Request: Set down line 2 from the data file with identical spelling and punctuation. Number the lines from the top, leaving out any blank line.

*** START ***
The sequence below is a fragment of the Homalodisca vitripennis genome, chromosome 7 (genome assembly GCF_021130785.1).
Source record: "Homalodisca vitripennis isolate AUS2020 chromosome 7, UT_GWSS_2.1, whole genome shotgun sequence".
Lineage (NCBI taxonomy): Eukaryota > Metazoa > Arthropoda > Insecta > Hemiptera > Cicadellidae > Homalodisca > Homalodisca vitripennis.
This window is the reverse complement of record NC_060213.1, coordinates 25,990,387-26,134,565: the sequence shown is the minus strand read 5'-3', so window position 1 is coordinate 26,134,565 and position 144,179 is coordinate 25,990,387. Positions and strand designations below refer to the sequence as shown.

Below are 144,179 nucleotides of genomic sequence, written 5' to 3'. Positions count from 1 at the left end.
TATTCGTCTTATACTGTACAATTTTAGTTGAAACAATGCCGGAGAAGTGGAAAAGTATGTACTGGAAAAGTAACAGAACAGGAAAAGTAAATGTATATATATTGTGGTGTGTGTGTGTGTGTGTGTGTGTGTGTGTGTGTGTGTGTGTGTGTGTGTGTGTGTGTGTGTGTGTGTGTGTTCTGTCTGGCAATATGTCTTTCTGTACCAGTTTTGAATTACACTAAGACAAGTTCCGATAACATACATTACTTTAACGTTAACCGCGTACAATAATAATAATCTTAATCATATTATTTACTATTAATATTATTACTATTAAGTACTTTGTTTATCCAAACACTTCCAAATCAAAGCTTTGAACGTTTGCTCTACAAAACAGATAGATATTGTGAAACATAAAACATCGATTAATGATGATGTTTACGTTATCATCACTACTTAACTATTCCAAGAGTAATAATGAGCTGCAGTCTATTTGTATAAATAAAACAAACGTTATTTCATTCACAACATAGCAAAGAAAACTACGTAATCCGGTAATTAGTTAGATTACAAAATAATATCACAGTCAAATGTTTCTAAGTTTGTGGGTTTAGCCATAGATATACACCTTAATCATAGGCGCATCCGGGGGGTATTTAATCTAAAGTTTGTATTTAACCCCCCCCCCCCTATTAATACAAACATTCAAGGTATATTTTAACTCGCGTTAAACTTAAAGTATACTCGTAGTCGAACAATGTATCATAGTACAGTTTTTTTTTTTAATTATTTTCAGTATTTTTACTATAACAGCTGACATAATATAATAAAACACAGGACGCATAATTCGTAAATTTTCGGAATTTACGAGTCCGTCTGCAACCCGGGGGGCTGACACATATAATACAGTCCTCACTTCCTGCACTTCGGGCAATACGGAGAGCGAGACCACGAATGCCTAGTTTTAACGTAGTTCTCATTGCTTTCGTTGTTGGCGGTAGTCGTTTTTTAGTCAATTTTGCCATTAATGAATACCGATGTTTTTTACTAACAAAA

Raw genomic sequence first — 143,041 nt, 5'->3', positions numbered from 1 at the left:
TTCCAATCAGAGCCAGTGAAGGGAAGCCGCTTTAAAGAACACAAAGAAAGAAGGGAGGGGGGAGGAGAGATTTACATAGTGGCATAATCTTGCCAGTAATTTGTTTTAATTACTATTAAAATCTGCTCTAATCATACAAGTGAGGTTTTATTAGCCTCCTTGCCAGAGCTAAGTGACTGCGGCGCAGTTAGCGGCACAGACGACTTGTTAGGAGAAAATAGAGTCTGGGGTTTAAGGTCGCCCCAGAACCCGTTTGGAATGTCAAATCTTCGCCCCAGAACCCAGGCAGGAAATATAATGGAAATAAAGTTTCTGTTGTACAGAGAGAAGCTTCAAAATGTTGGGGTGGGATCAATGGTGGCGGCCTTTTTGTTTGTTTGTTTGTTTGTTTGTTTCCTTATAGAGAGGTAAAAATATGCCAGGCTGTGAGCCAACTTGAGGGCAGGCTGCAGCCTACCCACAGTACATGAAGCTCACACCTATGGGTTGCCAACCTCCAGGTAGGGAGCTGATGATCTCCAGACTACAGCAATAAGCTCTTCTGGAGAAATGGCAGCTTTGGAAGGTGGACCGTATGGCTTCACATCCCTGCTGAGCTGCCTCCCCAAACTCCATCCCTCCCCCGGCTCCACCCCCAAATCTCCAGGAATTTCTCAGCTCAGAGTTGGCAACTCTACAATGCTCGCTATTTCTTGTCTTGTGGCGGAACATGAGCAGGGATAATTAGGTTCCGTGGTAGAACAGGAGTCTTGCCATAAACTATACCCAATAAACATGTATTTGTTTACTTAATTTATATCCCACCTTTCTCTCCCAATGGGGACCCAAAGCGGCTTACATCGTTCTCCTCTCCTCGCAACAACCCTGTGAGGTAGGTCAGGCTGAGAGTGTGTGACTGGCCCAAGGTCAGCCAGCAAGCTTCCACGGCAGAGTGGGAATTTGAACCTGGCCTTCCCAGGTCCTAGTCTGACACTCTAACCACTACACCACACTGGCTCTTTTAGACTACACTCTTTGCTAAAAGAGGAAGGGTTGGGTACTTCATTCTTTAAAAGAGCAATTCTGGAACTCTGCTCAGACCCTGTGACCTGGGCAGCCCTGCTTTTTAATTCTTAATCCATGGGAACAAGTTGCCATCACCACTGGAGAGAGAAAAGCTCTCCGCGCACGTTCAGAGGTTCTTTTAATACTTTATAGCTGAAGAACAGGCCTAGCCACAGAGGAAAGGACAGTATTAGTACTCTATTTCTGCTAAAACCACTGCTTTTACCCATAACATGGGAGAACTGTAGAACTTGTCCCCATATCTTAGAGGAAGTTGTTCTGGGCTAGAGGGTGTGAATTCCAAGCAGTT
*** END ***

Source record: "Homalodisca vitripennis isolate AUS2020 chromosome 7, UT_GWSS_2.1, whole genome shotgun sequence".